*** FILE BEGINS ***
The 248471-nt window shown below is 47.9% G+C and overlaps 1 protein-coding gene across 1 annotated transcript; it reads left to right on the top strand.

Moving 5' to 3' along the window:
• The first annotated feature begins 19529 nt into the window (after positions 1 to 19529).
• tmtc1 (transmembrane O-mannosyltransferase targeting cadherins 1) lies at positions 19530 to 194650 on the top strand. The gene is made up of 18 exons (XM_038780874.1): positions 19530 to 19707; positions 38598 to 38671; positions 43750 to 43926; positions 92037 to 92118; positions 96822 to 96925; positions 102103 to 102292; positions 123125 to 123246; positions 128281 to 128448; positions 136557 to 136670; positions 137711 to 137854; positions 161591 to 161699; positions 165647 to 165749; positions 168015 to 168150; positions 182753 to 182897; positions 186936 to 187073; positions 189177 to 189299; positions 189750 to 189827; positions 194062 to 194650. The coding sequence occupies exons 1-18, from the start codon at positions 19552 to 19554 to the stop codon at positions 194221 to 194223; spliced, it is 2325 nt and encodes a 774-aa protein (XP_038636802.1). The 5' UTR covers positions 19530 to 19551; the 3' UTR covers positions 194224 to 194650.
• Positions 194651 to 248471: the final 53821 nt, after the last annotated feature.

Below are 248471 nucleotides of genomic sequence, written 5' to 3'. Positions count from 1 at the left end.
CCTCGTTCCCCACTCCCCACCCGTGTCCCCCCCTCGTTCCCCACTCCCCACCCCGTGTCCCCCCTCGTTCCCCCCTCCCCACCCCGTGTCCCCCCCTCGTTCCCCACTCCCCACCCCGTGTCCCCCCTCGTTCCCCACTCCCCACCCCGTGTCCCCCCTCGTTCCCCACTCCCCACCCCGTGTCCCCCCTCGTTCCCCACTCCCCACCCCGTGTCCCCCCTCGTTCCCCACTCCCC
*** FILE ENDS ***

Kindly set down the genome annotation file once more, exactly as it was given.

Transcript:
The 248471-nt window shown below is 47.9% G+C and overlaps 1 protein-coding gene across 1 annotated transcript; it reads left to right on the top strand.

Moving 5' to 3' along the window:
• The first annotated feature begins 19529 nt into the window (after positions 1 to 19529).
• tmtc1 (transmembrane O-mannosyltransferase targeting cadherins 1) lies at positions 19530 to 194650 on the top strand. The gene is made up of 18 exons (XM_038780874.1): positions 19530 to 19707; positions 38598 to 38671; positions 43750 to 43926; positions 92037 to 92118; positions 96822 to 96925; positions 102103 to 102292; positions 123125 to 123246; positions 128281 to 128448; positions 136557 to 136670; positions 137711 to 137854; positions 161591 to 161699; positions 165647 to 165749; positions 168015 to 168150; positions 182753 to 182897; positions 186936 to 187073; positions 189177 to 189299; positions 189750 to 189827; positions 194062 to 194650. The coding sequence occupies exons 1-18, from the start codon at positions 19552 to 19554 to the stop codon at positions 194221 to 194223; spliced, it is 2325 nt and encodes a 774-aa protein (XP_038636802.1). The 5' UTR covers positions 19530 to 19551; the 3' UTR covers positions 194224 to 194650.
• Positions 194651 to 248471: the final 53821 nt, after the last annotated feature.

Below are 248471 nucleotides of genomic sequence, written 5' to 3'. Positions count from 1 at the left end.
CCTCGTTCCCCACTCCCCACCCGTGTCCCCCCCTCGTTCCCCACTCCCCACCCCGTGTCCCCCCTCGTTCCCCCCTCCCCACCCCGTGTCCCCCCCTCGTTCCCCACTCCCCACCCCGTGTCCCCCCTCGTTCCCCACTCCCCACCCCGTGTCCCCCCTCGTTCCCCACTCCCCACCCCGTGTCCCCCCTCGTTCCCCACTCCCCACCCCGTGTCCCCCCTCGTTCCCCACTCCCC